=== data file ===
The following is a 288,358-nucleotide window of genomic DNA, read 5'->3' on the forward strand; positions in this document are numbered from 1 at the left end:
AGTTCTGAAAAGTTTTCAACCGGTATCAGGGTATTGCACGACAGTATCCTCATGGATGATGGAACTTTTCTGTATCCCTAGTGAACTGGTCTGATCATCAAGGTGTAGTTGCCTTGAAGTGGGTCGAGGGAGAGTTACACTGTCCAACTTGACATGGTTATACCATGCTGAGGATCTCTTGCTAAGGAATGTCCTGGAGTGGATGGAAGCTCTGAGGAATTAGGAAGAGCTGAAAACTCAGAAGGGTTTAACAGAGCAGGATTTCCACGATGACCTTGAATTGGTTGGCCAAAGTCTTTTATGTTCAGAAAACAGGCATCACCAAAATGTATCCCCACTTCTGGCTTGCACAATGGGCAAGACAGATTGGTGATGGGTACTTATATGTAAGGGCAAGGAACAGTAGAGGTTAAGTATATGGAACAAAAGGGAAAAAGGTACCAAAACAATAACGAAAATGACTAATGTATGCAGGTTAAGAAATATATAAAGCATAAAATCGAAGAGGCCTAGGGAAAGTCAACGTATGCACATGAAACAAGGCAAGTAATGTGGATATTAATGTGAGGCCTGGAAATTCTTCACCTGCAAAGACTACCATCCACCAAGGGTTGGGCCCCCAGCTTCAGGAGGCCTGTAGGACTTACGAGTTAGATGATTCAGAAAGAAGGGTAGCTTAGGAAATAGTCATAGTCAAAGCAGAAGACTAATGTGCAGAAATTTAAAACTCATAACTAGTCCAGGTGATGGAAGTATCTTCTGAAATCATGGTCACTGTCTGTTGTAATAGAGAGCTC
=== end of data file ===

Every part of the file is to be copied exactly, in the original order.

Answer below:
The following is a 288,358-nucleotide window of genomic DNA, read 5'->3' on the forward strand; positions in this document are numbered from 1 at the left end:
AGTTCTGAAAAGTTTTCAACCGGTATCAGGGTATTGCACGACAGTATCCTCATGGATGATGGAACTTTTCTGTATCCCTAGTGAACTGGTCTGATCATCAAGGTGTAGTTGCCTTGAAGTGGGTCGAGGGAGAGTTACACTGTCCAACTTGACATGGTTATACCATGCTGAGGATCTCTTGCTAAGGAATGTCCTGGAGTGGATGGAAGCTCTGAGGAATTAGGAAGAGCTGAAAACTCAGAAGGGTTTAACAGAGCAGGATTTCCACGATGACCTTGAATTGGTTGGCCAAAGTCTTTTATGTTCAGAAAACAGGCATCACCAAAATGTATCCCCACTTCTGGCTTGCACAATGGGCAAGACAGATTGGTGATGGGTACTTATATGTAAGGGCAAGGAACAGTAGAGGTTAAGTATATGGAACAAAAGGGAAAAAGGTACCAAAACAATAACGAAAATGACTAATGTATGCAGGTTAAGAAATATATAAAGCATAAAATCGAAGAGGCCTAGGGAAAGTCAACGTATGCACATGAAACAAGGCAAGTAATGTGGATATTAATGTGAGGCCTGGAAATTCTTCACCTGCAAAGACTACCATCCACCAAGGGTTGGGCCCCCAGCTTCAGGAGGCCTGTAGGACTTACGAGTTAGATGATTCAGAAAGAAGGGTAGCTTAGGAAATAGTCATAGTCAAAGCAGAAGACTAATGTGCAGAAATTTAAAACTCATAACTAGTCCAGGTGATGGAAGTATCTTCTGAAATCATGGTCACTGTCTGTTGTAATAGAGAGCTC